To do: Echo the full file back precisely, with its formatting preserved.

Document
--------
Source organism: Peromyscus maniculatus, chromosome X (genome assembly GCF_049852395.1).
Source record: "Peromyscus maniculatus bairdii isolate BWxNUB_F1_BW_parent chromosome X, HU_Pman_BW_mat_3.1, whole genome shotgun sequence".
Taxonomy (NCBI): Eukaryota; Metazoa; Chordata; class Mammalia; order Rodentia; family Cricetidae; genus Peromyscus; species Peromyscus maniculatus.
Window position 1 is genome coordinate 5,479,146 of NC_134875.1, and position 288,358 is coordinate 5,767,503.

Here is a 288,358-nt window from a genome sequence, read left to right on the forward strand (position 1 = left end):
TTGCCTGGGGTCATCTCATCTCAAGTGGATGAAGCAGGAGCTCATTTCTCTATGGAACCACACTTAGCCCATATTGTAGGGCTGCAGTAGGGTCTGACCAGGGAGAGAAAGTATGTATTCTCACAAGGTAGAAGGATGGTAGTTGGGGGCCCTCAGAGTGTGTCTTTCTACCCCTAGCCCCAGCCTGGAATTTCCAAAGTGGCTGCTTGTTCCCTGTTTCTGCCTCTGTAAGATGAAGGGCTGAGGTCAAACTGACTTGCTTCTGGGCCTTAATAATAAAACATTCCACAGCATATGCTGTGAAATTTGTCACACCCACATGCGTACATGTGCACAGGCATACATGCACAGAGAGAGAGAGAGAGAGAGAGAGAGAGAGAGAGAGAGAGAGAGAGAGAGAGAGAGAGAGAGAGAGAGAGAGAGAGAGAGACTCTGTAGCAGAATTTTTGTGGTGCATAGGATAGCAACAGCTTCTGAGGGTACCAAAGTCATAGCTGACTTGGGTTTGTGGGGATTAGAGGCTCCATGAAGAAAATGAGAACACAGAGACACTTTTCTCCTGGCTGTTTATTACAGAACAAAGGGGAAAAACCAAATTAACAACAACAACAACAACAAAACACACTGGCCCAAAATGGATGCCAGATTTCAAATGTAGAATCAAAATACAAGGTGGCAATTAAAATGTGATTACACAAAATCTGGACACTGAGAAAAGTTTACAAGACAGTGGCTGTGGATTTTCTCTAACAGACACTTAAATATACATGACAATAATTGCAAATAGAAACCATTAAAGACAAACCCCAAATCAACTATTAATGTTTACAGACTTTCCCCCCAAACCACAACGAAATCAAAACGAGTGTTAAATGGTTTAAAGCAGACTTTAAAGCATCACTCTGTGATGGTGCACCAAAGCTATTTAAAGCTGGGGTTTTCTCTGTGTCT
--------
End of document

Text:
Source organism: Peromyscus maniculatus, chromosome X (genome assembly GCF_049852395.1).
Source record: "Peromyscus maniculatus bairdii isolate BWxNUB_F1_BW_parent chromosome X, HU_Pman_BW_mat_3.1, whole genome shotgun sequence".
Taxonomy (NCBI): Eukaryota; Metazoa; Chordata; class Mammalia; order Rodentia; family Cricetidae; genus Peromyscus; species Peromyscus maniculatus.
Window position 1 is genome coordinate 5,479,146 of NC_134875.1, and position 288,358 is coordinate 5,767,503.

Here is a 288,358-nt window from a genome sequence, read left to right on the forward strand (position 1 = left end):
TTGCCTGGGGTCATCTCATCTCAAGTGGATGAAGCAGGAGCTCATTTCTCTATGGAACCACACTTAGCCCATATTGTAGGGCTGCAGTAGGGTCTGACCAGGGAGAGAAAGTATGTATTCTCACAAGGTAGAAGGATGGTAGTTGGGGGCCCTCAGAGTGTGTCTTTCTACCCCTAGCCCCAGCCTGGAATTTCCAAAGTGGCTGCTTGTTCCCTGTTTCTGCCTCTGTAAGATGAAGGGCTGAGGTCAAACTGACTTGCTTCTGGGCCTTAATAATAAAACATTCCACAGCATATGCTGTGAAATTTGTCACACCCACATGCGTACATGTGCACAGGCATACATGCACAGAGAGAGAGAGAGAGAGAGAGAGAGAGAGAGAGAGAGAGAGAGAGAGAGAGAGAGAGAGAGAGAGAGAGAGAGAGAGAGACTCTGTAGCAGAATTTTTGTGGTGCATAGGATAGCAACAGCTTCTGAGGGTACCAAAGTCATAGCTGACTTGGGTTTGTGGGGATTAGAGGCTCCATGAAGAAAATGAGAACACAGAGACACTTTTCTCCTGGCTGTTTATTACAGAACAAAGGGGAAAAACCAAATTAACAACAACAACAACAACAAAACACACTGGCCCAAAATGGATGCCAGATTTCAAATGTAGAATCAAAATACAAGGTGGCAATTAAAATGTGATTACACAAAATCTGGACACTGAGAAAAGTTTACAAGACAGTGGCTGTGGATTTTCTCTAACAGACACTTAAATATACATGACAATAATTGCAAATAGAAACCATTAAAGACAAACCCCAAATCAACTATTAATGTTTACAGACTTTCCCCCCAAACCACAACGAAATCAAAACGAGTGTTAAATGGTTTAAAGCAGACTTTAAAGCATCACTCTGTGATGGTGCACCAAAGCTATTTAAAGCTGGGGTTTTCTCTGTGTCT